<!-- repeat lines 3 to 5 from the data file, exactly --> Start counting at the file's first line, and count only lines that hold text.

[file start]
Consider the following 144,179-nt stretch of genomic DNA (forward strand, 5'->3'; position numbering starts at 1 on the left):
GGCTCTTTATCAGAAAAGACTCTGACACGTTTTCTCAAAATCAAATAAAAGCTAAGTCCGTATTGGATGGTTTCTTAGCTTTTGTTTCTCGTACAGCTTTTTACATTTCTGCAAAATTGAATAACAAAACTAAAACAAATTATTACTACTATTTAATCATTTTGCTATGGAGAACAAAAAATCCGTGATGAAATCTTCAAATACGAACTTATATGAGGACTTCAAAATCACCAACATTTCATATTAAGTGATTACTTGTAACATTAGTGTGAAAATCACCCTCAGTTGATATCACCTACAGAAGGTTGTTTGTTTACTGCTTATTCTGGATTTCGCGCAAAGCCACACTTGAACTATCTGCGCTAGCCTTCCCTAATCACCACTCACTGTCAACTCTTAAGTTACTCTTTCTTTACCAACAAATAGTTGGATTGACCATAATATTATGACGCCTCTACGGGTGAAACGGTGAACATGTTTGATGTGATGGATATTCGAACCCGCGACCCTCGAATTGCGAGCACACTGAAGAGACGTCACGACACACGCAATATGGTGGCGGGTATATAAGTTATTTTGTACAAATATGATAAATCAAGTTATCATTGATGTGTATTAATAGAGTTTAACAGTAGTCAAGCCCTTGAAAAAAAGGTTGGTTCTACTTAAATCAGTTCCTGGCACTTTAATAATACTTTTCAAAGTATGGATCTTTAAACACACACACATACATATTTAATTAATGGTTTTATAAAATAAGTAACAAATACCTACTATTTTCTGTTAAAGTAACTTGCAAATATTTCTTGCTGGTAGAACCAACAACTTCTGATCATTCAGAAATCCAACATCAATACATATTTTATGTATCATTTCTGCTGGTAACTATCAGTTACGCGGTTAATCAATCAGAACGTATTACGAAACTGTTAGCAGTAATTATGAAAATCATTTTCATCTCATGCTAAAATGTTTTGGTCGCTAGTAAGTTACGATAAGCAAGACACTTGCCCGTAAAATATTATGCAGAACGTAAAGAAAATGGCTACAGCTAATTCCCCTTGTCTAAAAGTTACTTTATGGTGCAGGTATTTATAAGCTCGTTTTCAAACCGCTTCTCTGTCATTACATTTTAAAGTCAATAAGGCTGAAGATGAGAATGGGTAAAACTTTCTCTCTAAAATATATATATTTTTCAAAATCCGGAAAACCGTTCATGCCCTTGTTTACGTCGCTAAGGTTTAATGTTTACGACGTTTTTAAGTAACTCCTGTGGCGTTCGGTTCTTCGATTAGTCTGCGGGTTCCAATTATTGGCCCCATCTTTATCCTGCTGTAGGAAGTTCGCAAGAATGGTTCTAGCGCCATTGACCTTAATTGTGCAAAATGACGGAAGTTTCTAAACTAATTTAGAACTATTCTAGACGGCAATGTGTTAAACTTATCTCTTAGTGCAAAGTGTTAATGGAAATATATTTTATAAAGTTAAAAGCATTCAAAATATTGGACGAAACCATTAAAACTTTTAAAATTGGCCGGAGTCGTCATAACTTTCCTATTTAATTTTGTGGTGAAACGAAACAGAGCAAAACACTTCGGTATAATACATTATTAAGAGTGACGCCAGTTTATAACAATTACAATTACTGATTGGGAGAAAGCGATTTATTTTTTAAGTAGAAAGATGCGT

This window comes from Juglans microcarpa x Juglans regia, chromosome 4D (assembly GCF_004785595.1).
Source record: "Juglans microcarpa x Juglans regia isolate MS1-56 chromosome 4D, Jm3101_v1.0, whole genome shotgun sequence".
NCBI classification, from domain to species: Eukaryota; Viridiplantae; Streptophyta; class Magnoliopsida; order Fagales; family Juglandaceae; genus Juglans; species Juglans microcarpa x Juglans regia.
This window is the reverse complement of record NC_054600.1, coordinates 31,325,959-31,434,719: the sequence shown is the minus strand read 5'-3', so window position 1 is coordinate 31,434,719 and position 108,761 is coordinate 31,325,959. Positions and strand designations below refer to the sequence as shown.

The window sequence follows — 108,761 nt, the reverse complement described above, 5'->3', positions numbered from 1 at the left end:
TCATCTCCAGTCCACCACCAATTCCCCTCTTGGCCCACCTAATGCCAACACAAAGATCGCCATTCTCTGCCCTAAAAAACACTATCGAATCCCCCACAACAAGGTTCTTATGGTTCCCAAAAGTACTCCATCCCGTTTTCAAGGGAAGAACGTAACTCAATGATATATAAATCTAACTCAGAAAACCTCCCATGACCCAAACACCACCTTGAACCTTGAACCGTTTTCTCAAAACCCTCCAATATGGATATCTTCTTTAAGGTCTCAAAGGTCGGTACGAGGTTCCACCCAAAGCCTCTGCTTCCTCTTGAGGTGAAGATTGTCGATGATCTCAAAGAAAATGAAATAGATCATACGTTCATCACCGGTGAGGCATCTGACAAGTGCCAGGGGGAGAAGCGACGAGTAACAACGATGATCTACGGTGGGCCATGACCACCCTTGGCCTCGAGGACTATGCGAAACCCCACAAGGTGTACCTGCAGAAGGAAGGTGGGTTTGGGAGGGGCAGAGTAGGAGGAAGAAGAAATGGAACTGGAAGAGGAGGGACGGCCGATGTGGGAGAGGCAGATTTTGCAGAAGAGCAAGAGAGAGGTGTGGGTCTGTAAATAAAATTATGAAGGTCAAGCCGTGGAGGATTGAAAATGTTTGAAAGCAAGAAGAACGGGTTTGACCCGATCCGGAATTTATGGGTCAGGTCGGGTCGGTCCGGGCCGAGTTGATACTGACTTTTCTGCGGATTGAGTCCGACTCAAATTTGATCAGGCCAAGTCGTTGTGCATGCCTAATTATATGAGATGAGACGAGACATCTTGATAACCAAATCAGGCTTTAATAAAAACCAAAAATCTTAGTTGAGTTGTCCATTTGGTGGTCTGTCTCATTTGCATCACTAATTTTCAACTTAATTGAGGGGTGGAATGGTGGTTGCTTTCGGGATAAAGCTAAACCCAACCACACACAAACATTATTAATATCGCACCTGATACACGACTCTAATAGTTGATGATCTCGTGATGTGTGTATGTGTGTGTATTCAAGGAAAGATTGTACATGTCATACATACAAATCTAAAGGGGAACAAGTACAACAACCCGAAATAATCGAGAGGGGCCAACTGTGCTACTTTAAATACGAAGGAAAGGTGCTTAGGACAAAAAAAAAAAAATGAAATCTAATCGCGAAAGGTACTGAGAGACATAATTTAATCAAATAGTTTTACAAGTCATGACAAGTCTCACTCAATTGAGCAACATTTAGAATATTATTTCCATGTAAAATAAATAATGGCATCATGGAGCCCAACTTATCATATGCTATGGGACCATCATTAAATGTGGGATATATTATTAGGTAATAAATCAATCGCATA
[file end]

This window comes from Juglans microcarpa x Juglans regia, chromosome 4D (assembly GCF_004785595.1).
Source record: "Juglans microcarpa x Juglans regia isolate MS1-56 chromosome 4D, Jm3101_v1.0, whole genome shotgun sequence".
NCBI classification, from domain to species: Eukaryota; Viridiplantae; Streptophyta; class Magnoliopsida; order Fagales; family Juglandaceae; genus Juglans; species Juglans microcarpa x Juglans regia.